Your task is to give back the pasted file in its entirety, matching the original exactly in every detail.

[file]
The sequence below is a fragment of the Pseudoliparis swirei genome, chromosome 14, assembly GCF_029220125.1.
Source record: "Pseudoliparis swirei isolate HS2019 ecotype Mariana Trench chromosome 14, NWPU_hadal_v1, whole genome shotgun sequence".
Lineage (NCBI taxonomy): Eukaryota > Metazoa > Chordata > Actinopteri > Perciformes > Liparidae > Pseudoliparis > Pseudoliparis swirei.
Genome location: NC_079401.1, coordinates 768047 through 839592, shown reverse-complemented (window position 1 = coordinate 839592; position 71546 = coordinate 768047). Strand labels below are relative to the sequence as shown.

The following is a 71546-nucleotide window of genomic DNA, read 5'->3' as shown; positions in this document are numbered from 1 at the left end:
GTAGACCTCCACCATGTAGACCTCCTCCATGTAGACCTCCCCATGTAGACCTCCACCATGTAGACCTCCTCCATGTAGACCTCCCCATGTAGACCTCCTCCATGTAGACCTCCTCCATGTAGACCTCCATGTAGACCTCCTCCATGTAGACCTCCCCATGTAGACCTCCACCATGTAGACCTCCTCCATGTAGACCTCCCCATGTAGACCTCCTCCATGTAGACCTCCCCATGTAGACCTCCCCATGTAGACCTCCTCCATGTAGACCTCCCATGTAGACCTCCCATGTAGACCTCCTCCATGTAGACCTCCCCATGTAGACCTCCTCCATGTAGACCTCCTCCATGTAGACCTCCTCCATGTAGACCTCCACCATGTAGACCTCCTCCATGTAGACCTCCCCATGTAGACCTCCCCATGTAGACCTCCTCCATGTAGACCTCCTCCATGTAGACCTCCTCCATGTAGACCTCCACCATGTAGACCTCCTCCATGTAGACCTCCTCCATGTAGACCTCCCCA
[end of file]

The sequence below is a fragment of the Pseudoliparis swirei genome, chromosome 14, assembly GCF_029220125.1.
Source record: "Pseudoliparis swirei isolate HS2019 ecotype Mariana Trench chromosome 14, NWPU_hadal_v1, whole genome shotgun sequence".
Lineage (NCBI taxonomy): Eukaryota > Metazoa > Chordata > Actinopteri > Perciformes > Liparidae > Pseudoliparis > Pseudoliparis swirei.
Genome location: NC_079401.1, coordinates 768047 through 839592, shown reverse-complemented (window position 1 = coordinate 839592; position 71546 = coordinate 768047). Strand labels below are relative to the sequence as shown.

The following is a 71546-nucleotide window of genomic DNA, read 5'->3' as shown; positions in this document are numbered from 1 at the left end:
GTAGACCTCCACCATGTAGACCTCCTCCATGTAGACCTCCCCATGTAGACCTCCACCATGTAGACCTCCTCCATGTAGACCTCCCCATGTAGACCTCCTCCATGTAGACCTCCTCCATGTAGACCTCCATGTAGACCTCCTCCATGTAGACCTCCCCATGTAGACCTCCACCATGTAGACCTCCTCCATGTAGACCTCCCCATGTAGACCTCCTCCATGTAGACCTCCCCATGTAGACCTCCCCATGTAGACCTCCTCCATGTAGACCTCCCATGTAGACCTCCCATGTAGACCTCCTCCATGTAGACCTCCCCATGTAGACCTCCTCCATGTAGACCTCCTCCATGTAGACCTCCTCCATGTAGACCTCCACCATGTAGACCTCCTCCATGTAGACCTCCCCATGTAGACCTCCCCATGTAGACCTCCTCCATGTAGACCTCCTCCATGTAGACCTCCTCCATGTAGACCTCCACCATGTAGACCTCCTCCATGTAGACCTCCTCCATGTAGACCTCCCCA